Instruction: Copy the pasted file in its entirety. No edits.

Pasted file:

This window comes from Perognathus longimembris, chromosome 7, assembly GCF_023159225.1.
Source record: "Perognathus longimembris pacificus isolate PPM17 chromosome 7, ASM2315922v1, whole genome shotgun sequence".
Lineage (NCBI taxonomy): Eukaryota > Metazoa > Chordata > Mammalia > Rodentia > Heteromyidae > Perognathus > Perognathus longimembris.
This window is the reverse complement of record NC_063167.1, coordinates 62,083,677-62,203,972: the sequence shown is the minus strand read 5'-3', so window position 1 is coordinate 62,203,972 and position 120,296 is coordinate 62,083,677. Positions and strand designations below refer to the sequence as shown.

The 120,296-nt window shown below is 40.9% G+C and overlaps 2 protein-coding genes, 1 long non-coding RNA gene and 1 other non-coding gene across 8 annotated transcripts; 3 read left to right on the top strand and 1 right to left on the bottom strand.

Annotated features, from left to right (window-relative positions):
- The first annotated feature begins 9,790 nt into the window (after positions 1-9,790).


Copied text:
This window comes from Perognathus longimembris, chromosome 7, assembly GCF_023159225.1.
Source record: "Perognathus longimembris pacificus isolate PPM17 chromosome 7, ASM2315922v1, whole genome shotgun sequence".
Lineage (NCBI taxonomy): Eukaryota > Metazoa > Chordata > Mammalia > Rodentia > Heteromyidae > Perognathus > Perognathus longimembris.
This window is the reverse complement of record NC_063167.1, coordinates 62,083,677-62,203,972: the sequence shown is the minus strand read 5'-3', so window position 1 is coordinate 62,203,972 and position 120,296 is coordinate 62,083,677. Positions and strand designations below refer to the sequence as shown.

The 120,296-nt window shown below is 40.9% G+C and overlaps 2 protein-coding genes, 1 long non-coding RNA gene and 1 other non-coding gene across 8 annotated transcripts; 3 read left to right on the top strand and 1 right to left on the bottom strand.

Annotated features, from left to right (window-relative positions):
- The first annotated feature begins 9,790 nt into the window (after positions 1-9,790).